Wednesday, September 18, 2019
Hannah More vs. William Blake :: Poem Poetry Compare Contrast Essays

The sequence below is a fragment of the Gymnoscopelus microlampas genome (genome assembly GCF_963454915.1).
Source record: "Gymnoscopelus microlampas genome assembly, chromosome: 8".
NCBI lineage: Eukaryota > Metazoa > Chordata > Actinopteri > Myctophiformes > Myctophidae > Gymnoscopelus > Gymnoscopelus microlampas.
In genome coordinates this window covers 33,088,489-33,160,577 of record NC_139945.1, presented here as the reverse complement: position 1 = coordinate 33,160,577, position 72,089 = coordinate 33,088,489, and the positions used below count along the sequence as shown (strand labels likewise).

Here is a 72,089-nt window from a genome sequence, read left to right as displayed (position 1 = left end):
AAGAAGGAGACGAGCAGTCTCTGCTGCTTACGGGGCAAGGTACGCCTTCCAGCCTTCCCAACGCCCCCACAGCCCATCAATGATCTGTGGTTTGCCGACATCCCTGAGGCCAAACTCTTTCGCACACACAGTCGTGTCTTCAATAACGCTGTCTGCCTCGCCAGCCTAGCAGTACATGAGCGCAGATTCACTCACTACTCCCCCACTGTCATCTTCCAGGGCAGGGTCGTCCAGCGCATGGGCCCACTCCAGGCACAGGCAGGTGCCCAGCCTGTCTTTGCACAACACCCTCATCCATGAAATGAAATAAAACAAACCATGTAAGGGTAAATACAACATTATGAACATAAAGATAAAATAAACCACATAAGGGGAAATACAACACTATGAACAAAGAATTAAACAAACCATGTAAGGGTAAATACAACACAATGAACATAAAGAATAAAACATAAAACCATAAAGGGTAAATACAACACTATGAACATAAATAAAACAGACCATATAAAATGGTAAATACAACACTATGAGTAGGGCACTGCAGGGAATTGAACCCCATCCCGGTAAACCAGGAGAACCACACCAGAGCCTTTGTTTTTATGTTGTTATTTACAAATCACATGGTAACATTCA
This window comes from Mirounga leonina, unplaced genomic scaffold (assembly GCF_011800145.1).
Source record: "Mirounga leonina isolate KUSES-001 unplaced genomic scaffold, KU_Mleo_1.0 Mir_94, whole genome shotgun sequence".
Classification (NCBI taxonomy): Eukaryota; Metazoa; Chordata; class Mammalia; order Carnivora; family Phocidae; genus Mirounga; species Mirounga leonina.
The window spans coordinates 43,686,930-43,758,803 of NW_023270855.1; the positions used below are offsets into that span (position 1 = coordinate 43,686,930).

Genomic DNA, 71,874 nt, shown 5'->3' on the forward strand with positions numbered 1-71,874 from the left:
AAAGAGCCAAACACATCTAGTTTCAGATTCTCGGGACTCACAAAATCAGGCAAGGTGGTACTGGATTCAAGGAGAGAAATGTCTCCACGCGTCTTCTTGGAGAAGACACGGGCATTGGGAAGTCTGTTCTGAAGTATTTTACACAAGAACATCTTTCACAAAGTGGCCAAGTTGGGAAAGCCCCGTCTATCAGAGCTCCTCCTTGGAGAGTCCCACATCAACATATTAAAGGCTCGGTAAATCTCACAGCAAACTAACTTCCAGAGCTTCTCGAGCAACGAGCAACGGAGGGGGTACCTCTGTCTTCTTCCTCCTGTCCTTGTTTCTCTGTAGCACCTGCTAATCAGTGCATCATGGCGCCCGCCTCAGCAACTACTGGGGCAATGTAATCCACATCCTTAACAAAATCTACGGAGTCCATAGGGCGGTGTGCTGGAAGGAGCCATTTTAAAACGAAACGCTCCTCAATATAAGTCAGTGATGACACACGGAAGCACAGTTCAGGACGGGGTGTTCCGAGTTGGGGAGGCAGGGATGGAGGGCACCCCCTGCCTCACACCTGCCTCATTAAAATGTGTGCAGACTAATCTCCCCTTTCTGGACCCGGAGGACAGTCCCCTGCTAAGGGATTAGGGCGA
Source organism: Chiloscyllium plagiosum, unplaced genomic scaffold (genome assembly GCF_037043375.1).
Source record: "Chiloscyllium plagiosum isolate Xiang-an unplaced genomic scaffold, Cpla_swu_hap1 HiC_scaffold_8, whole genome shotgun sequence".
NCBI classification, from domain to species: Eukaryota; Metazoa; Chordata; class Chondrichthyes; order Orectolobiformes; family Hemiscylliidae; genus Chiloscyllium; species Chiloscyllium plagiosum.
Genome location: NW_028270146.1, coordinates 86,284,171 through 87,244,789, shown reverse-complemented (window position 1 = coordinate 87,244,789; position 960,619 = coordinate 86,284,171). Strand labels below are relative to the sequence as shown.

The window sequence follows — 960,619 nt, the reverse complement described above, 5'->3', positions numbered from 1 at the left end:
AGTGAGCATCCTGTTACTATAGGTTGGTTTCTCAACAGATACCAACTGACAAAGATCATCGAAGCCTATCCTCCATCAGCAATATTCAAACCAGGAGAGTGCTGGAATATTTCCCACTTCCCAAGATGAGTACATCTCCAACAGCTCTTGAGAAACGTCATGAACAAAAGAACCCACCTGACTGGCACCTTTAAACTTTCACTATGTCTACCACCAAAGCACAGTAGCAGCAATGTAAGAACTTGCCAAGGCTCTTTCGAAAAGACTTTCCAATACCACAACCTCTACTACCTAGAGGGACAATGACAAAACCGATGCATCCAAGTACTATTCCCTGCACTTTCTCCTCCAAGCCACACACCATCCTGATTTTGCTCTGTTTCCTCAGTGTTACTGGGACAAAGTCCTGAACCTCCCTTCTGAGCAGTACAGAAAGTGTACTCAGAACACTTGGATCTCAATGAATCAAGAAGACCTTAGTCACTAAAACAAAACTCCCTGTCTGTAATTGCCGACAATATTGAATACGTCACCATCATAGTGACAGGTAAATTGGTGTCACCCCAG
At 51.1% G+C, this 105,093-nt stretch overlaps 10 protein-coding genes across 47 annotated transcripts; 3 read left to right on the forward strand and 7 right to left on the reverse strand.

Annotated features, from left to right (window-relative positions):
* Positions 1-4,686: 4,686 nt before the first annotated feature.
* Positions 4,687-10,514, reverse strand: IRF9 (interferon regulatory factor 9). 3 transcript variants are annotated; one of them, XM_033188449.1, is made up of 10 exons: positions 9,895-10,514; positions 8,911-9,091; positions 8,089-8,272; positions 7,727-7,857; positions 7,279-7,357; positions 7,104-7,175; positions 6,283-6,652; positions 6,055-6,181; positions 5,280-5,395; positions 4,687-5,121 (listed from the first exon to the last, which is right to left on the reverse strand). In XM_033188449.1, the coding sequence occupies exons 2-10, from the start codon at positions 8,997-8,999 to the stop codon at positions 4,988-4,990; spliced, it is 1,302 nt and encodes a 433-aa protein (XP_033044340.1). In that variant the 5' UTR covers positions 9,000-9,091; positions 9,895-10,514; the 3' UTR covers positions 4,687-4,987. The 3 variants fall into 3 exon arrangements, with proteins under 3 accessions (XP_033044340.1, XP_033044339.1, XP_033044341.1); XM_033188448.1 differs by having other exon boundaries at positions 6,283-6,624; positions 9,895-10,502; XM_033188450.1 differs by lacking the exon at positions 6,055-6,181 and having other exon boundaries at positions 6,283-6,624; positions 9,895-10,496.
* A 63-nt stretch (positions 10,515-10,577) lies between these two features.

Hannah More vs. William Blake The Little Black Boy and The Sorrows of Yamba are both anti-slavery poems. Both Blake and More were against the political and social structure of slavery, but the way in which they choose to address the issue through their poetry is quite different. Differences in tonality, gender of main characters, implications for the future of these characters, and the audiences these pieces were addressed to make for a good contrast to the similarities they inevitably share in being both anti-slavery. Blake's poem, The Little Black Boy seems to be more hopeful then More's, The Sorrows of Yamba, which is in accordance with comments made about Blake's general attitude in Songs of Innocence. This hopefulness appears to come from a combination of faith and hope on the part of the author mixed with a type of ignorance on the characters part. The boy does not know any better; therefore, he can envision a heaven where he is an equal to the white English boy in heaven with him. More's poem does not seem as hopeful, it is more laden with grotesque imagery, something we might expect to see in a counterpart to Little Black Boy in Songs of Experience. More's descriptions are corporeal, and the despair and pain seem to be shouting out of these carcasses with 'mangled flesh.' Part of this difference in tonality may be due to the gender of the narrators and similarly the authors. As a man, Blake has always maintained the position a more privileged position in society compared to More simply beca use she is a woman. Although Blake may not agree with slavery, he is not writing from the perspective of a person who has been marginalized because of a biological difference within him, whereas More is. Perhaps because of this she has more knowledge and understanding of the internal strife, and more of a right to speak, of a person of color being stripped of all they have - even the desire to live. However, beyond the superficial reading of the authors' gender, though beneficial, there are lots of similarities and differences within the texts themselves. First, the genders of the narrators match up with the genders of the authors. One is a child, a boy, and one is an adult-the mother. I thought Blake's poem seemed to fit within the end of More's poem through the mother's sentiment, in the sense that the little boy was accepting Christian teachings of heaven?